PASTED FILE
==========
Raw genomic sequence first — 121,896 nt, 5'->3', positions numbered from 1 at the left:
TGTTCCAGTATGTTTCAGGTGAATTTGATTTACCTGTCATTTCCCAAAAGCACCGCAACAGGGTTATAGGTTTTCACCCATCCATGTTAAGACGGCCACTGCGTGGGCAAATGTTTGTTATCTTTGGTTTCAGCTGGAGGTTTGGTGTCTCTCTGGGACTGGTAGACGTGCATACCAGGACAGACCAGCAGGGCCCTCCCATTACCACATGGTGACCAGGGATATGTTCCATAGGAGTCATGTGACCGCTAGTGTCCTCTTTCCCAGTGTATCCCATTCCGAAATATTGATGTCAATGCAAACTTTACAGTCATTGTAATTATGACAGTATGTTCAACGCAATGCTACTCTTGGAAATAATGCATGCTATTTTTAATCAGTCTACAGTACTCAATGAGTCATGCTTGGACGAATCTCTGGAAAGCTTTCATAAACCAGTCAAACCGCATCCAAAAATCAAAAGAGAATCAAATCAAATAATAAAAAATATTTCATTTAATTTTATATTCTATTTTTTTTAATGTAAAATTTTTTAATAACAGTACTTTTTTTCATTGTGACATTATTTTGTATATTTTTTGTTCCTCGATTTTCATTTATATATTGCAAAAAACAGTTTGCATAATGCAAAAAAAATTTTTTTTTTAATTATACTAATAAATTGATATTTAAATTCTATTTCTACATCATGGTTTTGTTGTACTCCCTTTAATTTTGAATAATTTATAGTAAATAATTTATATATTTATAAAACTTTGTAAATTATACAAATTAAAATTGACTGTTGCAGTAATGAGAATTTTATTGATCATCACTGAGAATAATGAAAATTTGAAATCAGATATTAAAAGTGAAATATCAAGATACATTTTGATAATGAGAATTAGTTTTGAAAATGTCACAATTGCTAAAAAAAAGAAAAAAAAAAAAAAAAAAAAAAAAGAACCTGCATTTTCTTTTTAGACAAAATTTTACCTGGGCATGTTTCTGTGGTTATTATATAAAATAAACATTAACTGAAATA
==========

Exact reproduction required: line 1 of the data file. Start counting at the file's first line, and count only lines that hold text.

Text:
Raw genomic sequence first — 121,896 nt, 5'->3', positions numbered from 1 at the left: